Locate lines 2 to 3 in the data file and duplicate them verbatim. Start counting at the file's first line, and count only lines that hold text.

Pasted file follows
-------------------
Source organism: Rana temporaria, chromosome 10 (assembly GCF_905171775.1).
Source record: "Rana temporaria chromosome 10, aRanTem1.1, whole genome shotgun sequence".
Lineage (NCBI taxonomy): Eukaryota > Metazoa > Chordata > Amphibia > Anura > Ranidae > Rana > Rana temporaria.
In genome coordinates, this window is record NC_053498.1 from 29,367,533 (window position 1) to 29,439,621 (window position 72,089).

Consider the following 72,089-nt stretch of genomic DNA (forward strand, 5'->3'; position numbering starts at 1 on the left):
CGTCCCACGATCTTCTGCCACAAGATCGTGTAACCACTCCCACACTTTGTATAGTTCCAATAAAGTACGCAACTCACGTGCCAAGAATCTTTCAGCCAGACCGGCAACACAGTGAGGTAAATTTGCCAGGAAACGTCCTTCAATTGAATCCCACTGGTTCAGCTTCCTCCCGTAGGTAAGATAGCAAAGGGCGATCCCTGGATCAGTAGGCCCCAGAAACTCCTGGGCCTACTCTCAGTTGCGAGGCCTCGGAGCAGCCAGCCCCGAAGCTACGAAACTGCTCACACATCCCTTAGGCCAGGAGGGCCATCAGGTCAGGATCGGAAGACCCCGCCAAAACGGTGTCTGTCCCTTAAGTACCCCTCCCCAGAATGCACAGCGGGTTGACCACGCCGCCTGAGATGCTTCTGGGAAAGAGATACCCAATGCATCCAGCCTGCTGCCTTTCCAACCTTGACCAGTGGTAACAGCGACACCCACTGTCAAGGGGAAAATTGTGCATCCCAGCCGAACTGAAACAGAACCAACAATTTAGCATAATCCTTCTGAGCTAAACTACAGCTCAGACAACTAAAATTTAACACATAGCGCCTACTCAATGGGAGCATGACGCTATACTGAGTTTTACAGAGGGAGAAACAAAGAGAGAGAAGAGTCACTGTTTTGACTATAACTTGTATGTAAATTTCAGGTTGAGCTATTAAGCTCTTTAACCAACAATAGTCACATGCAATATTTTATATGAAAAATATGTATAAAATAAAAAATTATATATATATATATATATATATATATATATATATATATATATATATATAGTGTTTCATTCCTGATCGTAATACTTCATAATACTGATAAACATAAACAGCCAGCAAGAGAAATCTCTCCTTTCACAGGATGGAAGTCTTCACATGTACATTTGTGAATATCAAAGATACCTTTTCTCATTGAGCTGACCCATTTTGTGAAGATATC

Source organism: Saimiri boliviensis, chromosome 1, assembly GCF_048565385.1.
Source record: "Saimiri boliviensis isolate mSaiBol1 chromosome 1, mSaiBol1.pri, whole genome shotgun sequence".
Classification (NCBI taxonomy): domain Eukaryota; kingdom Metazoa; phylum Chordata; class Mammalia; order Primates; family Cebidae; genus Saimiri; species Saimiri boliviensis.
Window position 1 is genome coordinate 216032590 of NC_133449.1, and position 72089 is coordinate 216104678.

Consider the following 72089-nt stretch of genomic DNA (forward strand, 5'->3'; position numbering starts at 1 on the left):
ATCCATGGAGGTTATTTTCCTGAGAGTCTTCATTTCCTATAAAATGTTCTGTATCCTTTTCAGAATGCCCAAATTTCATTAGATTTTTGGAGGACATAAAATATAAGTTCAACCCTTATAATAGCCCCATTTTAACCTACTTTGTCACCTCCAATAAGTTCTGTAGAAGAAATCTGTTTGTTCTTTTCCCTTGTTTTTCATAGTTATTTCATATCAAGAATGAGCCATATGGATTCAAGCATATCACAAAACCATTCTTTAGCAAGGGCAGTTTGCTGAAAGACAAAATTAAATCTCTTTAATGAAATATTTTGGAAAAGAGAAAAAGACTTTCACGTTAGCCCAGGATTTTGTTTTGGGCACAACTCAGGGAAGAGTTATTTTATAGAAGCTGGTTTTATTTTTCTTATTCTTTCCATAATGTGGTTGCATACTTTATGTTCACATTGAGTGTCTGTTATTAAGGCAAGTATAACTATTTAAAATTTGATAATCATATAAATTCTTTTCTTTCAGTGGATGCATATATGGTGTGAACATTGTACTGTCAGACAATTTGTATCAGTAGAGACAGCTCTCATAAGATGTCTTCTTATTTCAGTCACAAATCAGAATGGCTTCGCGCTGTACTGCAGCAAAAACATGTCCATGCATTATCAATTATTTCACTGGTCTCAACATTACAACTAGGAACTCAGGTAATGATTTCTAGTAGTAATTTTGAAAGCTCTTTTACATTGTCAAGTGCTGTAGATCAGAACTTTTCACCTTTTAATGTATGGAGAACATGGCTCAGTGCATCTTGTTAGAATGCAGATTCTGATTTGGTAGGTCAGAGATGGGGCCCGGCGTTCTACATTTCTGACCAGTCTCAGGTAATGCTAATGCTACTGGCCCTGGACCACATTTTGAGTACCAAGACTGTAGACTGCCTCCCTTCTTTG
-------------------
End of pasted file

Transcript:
Source record: "Rana temporaria chromosome 10, aRanTem1.1, whole genome shotgun sequence".
Lineage (NCBI taxonomy): Eukaryota > Metazoa > Chordata > Amphibia > Anura > Ranidae > Rana > Rana temporaria.